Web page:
On Wednesday, John Matze, the CEO and founder of the “free speech” app Parler, which went dark last month, announced in an internal memo that he had been fired by the company’s board of directors, headed by right-wing donor Rebekah Mercer.
“On January 29, 2021, the Parler board controlled by Rebekah Mercer decided to immediately terminate my position as CEO of Parler. I did not participate in this decision,” Matze wrote in the memo, which was first published by Fox Business.
Matze claimed that he was terminated as a result of a dispute over the app’s content moderation policies. “Over the past few months, I’ve met constant resistance to my product vision, my strong belief in free speech and my view of how the Parler site should be managed,” Matze wrote, specifying that he advocated for, among other things, “what I believed was a more effective approach to content moderation.”
In an interview with NPR, Matze claimed that he started advocating for more aggressive content moderation after the January 6th attack on the Capitol, only for board members like conservative donor Rebekah Mercer to ignore him. “To me, it was a clear indication of what could have happen if we didn’t change the ways were being done,” he said.
In the past, however, Matze has made comments that underscore just how deeply rooted his anti-moderation stance is. “We’re trying to build this thing so we don’t have to get people banned. That’s the goal…the goal is to not censor anybody,” Matze said last July on a popular right-wing podcast which has previously hosted white supremacists and far-right extremists and was deplatformed from the streaming site Dlive last month.
“My sense is he broke, he caved,” says Angelo Carusone, president and CEO of Media Matters for America, about Matze’s about-face. “He made a legitimate business calculation, which is that there was no plausible pathway for him to get his business restored without having at minimum some veneer of more aggressive moderation policy to get back on the app store.” And this stance, Carusone says, ran counter to that of others in leadership roles at Parler, who share the view that “the second you start to moderate and crack down, any kind of response to external stimuli is weakness and your death knell.”
In a Facebook Live on Wednesday, Parler cofounder Dan Bongino, a far-right commentator with an immense Facebook following, disputed Matze’s version of events, doubling down on Parler’s anti-moderation stance. “We were the ones in fact fighting to get Parler back up. There were some really bad decisions made by people on the inside. This isn’t airing dirty laundry, this is protecting a company that is absolutely committed to free speech,” he says. He claimed “the vision of the company as a free speech platform was mine and the two other owners.”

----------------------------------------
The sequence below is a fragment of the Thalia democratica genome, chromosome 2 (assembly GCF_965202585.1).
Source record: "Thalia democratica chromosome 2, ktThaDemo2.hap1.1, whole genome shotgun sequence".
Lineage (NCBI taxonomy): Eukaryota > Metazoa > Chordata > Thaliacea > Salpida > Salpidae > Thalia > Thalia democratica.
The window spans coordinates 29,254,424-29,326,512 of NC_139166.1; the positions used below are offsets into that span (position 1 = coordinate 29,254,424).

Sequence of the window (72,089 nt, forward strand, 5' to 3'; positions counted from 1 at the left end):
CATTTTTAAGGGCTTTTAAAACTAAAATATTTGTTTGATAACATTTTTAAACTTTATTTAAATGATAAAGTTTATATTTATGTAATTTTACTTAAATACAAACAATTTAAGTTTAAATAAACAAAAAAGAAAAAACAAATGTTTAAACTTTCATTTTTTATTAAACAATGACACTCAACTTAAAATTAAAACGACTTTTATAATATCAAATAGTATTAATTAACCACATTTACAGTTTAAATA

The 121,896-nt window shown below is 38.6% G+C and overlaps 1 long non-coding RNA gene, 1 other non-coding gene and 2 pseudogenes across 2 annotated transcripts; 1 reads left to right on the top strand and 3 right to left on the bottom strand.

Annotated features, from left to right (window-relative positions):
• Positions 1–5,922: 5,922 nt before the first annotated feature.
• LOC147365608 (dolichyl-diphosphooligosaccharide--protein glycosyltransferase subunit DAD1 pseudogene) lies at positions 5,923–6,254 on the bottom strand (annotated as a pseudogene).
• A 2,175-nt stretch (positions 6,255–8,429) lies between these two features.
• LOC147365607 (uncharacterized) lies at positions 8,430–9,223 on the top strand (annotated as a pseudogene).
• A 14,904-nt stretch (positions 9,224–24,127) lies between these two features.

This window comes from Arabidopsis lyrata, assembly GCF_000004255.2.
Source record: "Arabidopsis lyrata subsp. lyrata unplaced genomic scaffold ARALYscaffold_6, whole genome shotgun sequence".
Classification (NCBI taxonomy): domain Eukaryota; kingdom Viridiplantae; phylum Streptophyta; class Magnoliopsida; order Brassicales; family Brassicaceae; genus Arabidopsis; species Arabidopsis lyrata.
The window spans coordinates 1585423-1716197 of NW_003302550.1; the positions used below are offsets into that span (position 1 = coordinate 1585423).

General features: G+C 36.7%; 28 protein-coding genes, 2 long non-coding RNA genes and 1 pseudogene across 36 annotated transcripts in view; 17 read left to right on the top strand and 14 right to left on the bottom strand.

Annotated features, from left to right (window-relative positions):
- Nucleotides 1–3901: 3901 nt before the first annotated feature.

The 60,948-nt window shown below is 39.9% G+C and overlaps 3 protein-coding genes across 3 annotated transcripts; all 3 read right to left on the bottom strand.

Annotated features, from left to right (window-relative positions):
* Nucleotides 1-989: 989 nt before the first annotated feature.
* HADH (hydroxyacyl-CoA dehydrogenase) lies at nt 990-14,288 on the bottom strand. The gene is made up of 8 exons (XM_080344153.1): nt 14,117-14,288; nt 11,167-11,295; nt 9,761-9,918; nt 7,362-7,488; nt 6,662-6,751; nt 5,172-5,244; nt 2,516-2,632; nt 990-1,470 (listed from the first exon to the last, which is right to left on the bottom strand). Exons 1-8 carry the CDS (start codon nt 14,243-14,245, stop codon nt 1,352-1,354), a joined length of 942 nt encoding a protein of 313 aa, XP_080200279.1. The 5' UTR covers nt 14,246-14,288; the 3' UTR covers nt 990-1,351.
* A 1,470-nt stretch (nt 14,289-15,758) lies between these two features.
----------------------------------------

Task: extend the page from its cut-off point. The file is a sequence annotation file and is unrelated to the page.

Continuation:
Parler has experienced a dizzying rise and fall over the past few months. After Facebook and Twitter deplatformed President Trump, the app, which markets itself as a forum for uncensored speech, became the most downloaded on the app store, skyrocketing to a 353 percent increase in downloads, according to data shared with Rolling Stone (though it had been “diminishing in influence, in use and in growth” in the weeks prior to it being taken down, says Carusone).
Following the events of the Capitol insurrection, however, many anti-extremism experts have blamed Parler for serving as a platform to help foment the attacks. As a result, Apple and Google removed Parler from its app stores, and its host Amazon Web Services decided to suspend service to the app, leading to it going dark. (It is currently back online as a website, though most of its posts are in response to press coverage of Matze or status updates about when the app will be back up.)
Matze has claimed that Apple, Google, and Amazon singled out Parler for its role in helping to organize the insurrection, designating it as a scapegoat. “Amazon, Google, and Apple purposefully did this as a coordinated effort, knowing our options would be limited and knowing this would inflict the most damage right as President Trump was banned from the tech companies,” he wrote last month after Parler was taken offline.
In response to a preliminary injunction lawsuit Parler filed against Amazon in Seattle, Amazon claimed Parler had failed to act on 26,000 abuse reports filed by the app’s users. Its app relaunch, which was initially slated for last month, has since been delayed.
In his Facebook Live, Bongino claims that the app could’ve been relaunched if they had “bent the knee” to Apple and Google and adopted heavier content moderation guidelines, which would have led, he said, to Parler becoming “to the left of Twitter.” “That’s not what we’re gonna do. We don’t want garbage on our site, either, and we took the proper steps to do that. But we’re a free speech site and will remain as such,” Bongino said.
The steadfast refusal to adopt any semblance of content moderation does not bode well for the future of the right-wing media ecosystem, says Carusone. “Parler fancied itself as a real tech player. If there was ever gonna be a shot of creating a sense of acceptance among parts of the right around moderation and policies around disinformation and violence, Parler was the best shot to do that,” he says. “What we’ve seen with the absence of Parler,” and users on the right being driven to platforms with even more lax content moderation guidelines like Telegram, “is there’s no chance of making it a normal and acceptable thing that there are rules. And what that means with the right is it’s going to get worse. You’re going to have an environment where there’s no acceptable limit or line.”